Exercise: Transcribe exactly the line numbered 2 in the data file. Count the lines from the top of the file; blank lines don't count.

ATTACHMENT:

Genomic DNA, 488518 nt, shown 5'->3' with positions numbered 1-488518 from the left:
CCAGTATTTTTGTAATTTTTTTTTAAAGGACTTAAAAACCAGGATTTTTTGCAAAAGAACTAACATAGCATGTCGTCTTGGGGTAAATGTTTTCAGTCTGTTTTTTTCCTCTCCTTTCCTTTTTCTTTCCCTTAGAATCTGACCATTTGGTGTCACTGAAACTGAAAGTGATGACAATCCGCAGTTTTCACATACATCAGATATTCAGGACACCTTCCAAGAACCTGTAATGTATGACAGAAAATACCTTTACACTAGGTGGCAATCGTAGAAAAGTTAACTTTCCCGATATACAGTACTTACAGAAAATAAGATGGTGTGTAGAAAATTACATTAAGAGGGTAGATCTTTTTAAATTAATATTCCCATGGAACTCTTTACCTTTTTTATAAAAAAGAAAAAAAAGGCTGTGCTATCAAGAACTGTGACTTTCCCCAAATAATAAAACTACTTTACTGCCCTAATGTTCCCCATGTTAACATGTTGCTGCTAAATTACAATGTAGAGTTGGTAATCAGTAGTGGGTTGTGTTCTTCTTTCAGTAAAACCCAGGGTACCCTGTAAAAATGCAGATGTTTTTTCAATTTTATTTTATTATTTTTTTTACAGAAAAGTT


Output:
CCAGTATTTTTGTAATTTTTTTTTAAAGGACTTAAAAACCAGGATTTTTTGCAAAAGAACTAACATAGCATGTCGTCTTGGGGTAAATGTTTTCAGTCTGTTTTTTTCCTCTCCTTTCCTTTTTCTTTCCCTTAGAATCTGACCATTTGGTGTCACTGAAACTGAAAGTGATGACAATCCGCAGTTTTCACATACATCAGATATTCAGGACACCTTCCAAGAACCTGTAATGTATGACAGAAAATACCTTTACACTAGGTGGCAATCGTAGAAAAGTTAACTTTCCCGATATACAGTACTTACAGAAAATAAGATGGTGTGTAGAAAATTACATTAAGAGGGTAGATCTTTTTAAATTAATATTCCCATGGAACTCTTTACCTTTTTTATAAAAAAGAAAAAAAAGGCTGTGCTATCAAGAACTGTGACTTTCCCCAAATAATAAAACTACTTTACTGCCCTAATGTTCCCCATGTTAACATGTTGCTGCTAAATTACAATGTAGAGTTGGTAATCAGTAGTGGGTTGTGTTCTTCTTTCAGTAAAACCCAGGGTACCCTGTAAAAATGCAGATGTTTTTTCAATTTTATTTTATTATTTTTTTTACAGAAAAGTT